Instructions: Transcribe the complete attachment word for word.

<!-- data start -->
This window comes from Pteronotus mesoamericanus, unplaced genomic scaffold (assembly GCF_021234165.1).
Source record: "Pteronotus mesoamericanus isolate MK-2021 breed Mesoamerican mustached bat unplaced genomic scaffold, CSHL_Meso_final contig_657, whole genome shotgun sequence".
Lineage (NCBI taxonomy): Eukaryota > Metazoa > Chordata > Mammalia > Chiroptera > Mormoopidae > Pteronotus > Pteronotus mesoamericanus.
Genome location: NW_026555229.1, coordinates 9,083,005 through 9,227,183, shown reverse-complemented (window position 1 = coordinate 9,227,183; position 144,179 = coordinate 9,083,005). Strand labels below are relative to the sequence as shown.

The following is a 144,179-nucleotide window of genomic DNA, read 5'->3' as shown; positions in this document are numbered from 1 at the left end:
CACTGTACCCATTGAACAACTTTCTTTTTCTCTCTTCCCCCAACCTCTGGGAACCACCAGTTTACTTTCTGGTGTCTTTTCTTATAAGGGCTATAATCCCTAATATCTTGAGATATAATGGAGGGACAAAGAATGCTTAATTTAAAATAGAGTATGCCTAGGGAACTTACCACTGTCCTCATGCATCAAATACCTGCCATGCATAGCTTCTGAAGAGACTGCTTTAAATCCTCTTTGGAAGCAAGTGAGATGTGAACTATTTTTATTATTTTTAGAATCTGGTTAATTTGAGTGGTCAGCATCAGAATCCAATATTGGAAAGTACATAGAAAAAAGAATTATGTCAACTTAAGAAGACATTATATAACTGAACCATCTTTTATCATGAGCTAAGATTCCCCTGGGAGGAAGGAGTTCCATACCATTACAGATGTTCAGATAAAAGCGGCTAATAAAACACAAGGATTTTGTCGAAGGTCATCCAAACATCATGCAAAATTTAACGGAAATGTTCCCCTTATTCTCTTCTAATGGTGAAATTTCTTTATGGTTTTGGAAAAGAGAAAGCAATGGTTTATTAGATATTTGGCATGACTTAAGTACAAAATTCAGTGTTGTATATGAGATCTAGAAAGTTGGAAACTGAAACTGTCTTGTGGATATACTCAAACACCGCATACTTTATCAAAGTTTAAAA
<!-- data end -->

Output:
This window comes from Pteronotus mesoamericanus, unplaced genomic scaffold (assembly GCF_021234165.1).
Source record: "Pteronotus mesoamericanus isolate MK-2021 breed Mesoamerican mustached bat unplaced genomic scaffold, CSHL_Meso_final contig_657, whole genome shotgun sequence".
Lineage (NCBI taxonomy): Eukaryota > Metazoa > Chordata > Mammalia > Chiroptera > Mormoopidae > Pteronotus > Pteronotus mesoamericanus.
Genome location: NW_026555229.1, coordinates 9,083,005 through 9,227,183, shown reverse-complemented (window position 1 = coordinate 9,227,183; position 144,179 = coordinate 9,083,005). Strand labels below are relative to the sequence as shown.

The following is a 144,179-nucleotide window of genomic DNA, read 5'->3' as shown; positions in this document are numbered from 1 at the left end:
CACTGTACCCATTGAACAACTTTCTTTTTCTCTCTTCCCCCAACCTCTGGGAACCACCAGTTTACTTTCTGGTGTCTTTTCTTATAAGGGCTATAATCCCTAATATCTTGAGATATAATGGAGGGACAAAGAATGCTTAATTTAAAATAGAGTATGCCTAGGGAACTTACCACTGTCCTCATGCATCAAATACCTGCCATGCATAGCTTCTGAAGAGACTGCTTTAAATCCTCTTTGGAAGCAAGTGAGATGTGAACTATTTTTATTATTTTTAGAATCTGGTTAATTTGAGTGGTCAGCATCAGAATCCAATATTGGAAAGTACATAGAAAAAAGAATTATGTCAACTTAAGAAGACATTATATAACTGAACCATCTTTTATCATGAGCTAAGATTCCCCTGGGAGGAAGGAGTTCCATACCATTACAGATGTTCAGATAAAAGCGGCTAATAAAACACAAGGATTTTGTCGAAGGTCATCCAAACATCATGCAAAATTTAACGGAAATGTTCCCCTTATTCTCTTCTAATGGTGAAATTTCTTTATGGTTTTGGAAAAGAGAAAGCAATGGTTTATTAGATATTTGGCATGACTTAAGTACAAAATTCAGTGTTGTATATGAGATCTAGAAAGTTGGAAACTGAAACTGTCTTGTGGATATACTCAAACACCGCATACTTTATCAAAGTTTAAAA